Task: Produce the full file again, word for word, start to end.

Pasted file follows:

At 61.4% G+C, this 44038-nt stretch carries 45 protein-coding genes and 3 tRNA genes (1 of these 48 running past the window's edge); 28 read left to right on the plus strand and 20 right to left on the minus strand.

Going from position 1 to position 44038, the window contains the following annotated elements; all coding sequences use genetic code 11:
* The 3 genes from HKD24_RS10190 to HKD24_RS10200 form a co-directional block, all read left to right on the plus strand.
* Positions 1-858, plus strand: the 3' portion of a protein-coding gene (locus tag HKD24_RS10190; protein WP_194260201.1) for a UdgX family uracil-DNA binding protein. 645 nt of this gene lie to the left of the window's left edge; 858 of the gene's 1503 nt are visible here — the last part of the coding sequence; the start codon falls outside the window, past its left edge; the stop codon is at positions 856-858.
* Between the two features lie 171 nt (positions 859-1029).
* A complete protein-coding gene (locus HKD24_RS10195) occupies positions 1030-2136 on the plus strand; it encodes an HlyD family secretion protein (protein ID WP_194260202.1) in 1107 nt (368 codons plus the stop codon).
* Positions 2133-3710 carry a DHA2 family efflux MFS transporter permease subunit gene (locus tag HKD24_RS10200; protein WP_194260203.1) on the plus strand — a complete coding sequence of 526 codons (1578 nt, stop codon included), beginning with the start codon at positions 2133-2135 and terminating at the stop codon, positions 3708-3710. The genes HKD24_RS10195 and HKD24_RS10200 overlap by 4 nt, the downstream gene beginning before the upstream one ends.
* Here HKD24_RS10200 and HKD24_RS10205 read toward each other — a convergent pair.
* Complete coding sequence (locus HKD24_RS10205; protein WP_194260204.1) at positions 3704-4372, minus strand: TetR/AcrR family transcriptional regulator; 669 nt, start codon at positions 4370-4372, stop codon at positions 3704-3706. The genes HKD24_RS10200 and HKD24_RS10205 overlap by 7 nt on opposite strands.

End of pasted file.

At 61.4% G+C, this 44038-nt stretch carries 45 protein-coding genes and 3 tRNA genes (1 of these 48 running past the window's edge); 28 read left to right on the plus strand and 20 right to left on the minus strand.

Going from position 1 to position 44038, the window contains the following annotated elements; all coding sequences use genetic code 11:
* The 3 genes from HKD24_RS10190 to HKD24_RS10200 form a co-directional block, all read left to right on the plus strand.
* Positions 1-858, plus strand: the 3' portion of a protein-coding gene (locus tag HKD24_RS10190; protein WP_194260201.1) for a UdgX family uracil-DNA binding protein. 645 nt of this gene lie to the left of the window's left edge; 858 of the gene's 1503 nt are visible here — the last part of the coding sequence; the start codon falls outside the window, past its left edge; the stop codon is at positions 856-858.
* Between the two features lie 171 nt (positions 859-1029).
* A complete protein-coding gene (locus HKD24_RS10195) occupies positions 1030-2136 on the plus strand; it encodes an HlyD family secretion protein (protein ID WP_194260202.1) in 1107 nt (368 codons plus the stop codon).
* Positions 2133-3710 carry a DHA2 family efflux MFS transporter permease subunit gene (locus tag HKD24_RS10200; protein WP_194260203.1) on the plus strand — a complete coding sequence of 526 codons (1578 nt, stop codon included), beginning with the start codon at positions 2133-2135 and terminating at the stop codon, positions 3708-3710. The genes HKD24_RS10195 and HKD24_RS10200 overlap by 4 nt, the downstream gene beginning before the upstream one ends.
* Here HKD24_RS10200 and HKD24_RS10205 read toward each other — a convergent pair.
* Complete coding sequence (locus HKD24_RS10205; protein WP_194260204.1) at positions 3704-4372, minus strand: TetR/AcrR family transcriptional regulator; 669 nt, start codon at positions 4370-4372, stop codon at positions 3704-3706. The genes HKD24_RS10200 and HKD24_RS10205 overlap by 7 nt on opposite strands.